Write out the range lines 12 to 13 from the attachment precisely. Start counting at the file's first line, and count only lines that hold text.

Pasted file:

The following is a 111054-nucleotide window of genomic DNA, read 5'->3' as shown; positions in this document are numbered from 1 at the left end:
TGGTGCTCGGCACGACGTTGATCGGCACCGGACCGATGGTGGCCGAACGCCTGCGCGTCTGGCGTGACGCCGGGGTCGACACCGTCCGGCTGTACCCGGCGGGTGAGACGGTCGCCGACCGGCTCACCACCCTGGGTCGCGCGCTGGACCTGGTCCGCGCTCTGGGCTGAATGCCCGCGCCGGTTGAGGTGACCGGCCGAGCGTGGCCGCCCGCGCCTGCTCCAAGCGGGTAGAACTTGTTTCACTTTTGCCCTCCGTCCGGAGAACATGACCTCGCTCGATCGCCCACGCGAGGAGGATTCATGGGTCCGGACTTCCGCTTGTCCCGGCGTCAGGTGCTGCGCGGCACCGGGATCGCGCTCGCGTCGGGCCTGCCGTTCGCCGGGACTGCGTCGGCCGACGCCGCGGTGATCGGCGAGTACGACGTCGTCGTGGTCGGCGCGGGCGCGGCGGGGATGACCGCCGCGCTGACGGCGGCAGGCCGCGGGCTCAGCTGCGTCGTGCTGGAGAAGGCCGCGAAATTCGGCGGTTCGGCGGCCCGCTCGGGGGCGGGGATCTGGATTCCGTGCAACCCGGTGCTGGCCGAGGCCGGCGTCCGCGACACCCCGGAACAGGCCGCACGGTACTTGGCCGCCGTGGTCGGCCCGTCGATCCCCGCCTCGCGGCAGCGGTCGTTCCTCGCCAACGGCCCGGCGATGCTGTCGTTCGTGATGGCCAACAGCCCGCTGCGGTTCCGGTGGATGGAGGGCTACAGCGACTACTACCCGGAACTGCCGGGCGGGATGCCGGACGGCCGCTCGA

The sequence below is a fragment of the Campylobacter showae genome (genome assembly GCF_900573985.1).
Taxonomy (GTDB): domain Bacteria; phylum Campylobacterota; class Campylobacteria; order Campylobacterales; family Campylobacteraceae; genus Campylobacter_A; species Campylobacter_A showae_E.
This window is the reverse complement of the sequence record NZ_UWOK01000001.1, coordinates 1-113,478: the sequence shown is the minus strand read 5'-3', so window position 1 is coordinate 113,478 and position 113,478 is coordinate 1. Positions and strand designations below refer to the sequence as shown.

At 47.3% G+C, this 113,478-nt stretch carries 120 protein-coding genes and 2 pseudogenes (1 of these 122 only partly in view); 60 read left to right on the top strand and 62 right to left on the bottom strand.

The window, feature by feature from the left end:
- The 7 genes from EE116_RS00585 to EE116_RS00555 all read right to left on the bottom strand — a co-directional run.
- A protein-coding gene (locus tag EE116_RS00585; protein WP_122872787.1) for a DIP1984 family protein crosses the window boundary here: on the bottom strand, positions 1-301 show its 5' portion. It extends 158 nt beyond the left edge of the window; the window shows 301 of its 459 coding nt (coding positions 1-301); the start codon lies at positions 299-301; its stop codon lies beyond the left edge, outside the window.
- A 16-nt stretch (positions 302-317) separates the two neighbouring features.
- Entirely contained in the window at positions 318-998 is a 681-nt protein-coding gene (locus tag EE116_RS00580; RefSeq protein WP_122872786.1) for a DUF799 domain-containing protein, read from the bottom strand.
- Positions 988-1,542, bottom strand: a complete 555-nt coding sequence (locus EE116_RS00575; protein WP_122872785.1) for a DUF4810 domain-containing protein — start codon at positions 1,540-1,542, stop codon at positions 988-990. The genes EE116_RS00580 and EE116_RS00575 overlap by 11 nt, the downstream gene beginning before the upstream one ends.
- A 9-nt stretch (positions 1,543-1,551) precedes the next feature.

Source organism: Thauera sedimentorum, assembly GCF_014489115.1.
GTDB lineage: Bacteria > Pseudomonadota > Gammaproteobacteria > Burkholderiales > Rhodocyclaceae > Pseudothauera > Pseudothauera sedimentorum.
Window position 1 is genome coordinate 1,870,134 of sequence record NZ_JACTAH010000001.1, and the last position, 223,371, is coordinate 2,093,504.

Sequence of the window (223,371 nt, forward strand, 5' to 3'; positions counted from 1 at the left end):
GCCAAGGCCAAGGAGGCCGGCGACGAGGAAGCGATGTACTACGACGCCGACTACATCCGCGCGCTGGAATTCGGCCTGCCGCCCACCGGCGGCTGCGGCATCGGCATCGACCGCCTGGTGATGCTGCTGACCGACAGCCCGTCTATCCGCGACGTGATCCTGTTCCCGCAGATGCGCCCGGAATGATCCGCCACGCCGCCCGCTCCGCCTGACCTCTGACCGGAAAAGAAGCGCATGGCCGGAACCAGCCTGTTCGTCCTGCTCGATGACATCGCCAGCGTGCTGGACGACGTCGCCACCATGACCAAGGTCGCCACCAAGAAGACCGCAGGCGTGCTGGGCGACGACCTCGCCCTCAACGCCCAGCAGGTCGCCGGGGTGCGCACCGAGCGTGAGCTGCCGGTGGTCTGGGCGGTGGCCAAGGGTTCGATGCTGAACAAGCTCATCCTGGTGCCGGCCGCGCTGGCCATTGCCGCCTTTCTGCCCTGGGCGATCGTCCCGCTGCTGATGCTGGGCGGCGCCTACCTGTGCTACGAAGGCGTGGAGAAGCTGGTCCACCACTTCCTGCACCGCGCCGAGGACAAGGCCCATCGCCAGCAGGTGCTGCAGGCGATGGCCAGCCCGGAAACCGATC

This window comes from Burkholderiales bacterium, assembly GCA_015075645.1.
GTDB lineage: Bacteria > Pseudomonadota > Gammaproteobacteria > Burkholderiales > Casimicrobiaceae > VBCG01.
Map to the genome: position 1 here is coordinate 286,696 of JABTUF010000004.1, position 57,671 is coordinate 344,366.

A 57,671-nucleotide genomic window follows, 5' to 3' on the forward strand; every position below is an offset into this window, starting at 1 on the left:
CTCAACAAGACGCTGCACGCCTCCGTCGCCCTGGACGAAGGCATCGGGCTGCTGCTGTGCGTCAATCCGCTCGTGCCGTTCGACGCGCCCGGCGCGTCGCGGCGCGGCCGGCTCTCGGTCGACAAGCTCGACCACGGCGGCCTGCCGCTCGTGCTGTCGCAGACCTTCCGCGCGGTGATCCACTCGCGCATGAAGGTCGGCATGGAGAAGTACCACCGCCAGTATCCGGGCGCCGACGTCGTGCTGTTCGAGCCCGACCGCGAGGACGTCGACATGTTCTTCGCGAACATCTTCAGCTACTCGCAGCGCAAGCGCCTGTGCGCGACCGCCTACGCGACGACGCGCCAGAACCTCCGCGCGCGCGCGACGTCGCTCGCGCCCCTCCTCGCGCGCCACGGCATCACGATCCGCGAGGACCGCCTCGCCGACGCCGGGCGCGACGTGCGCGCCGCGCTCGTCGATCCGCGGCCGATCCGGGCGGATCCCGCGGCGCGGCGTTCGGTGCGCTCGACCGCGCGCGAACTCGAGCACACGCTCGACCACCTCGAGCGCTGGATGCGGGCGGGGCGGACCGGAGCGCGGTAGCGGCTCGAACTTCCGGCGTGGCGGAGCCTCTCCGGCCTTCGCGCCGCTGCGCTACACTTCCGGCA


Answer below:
- Positions 988-1,542, bottom strand: a complete 555-nt coding sequence (locus EE116_RS00575; protein WP_122872785.1) for a DUF4810 domain-containing protein — start codon at positions 1,540-1,542, stop codon at positions 988-990. The genes EE116_RS00580 and EE116_RS00575 overlap by 11 nt, the downstream gene beginning before the upstream one ends.
- A 9-nt stretch (positions 1,543-1,551) precedes the next feature.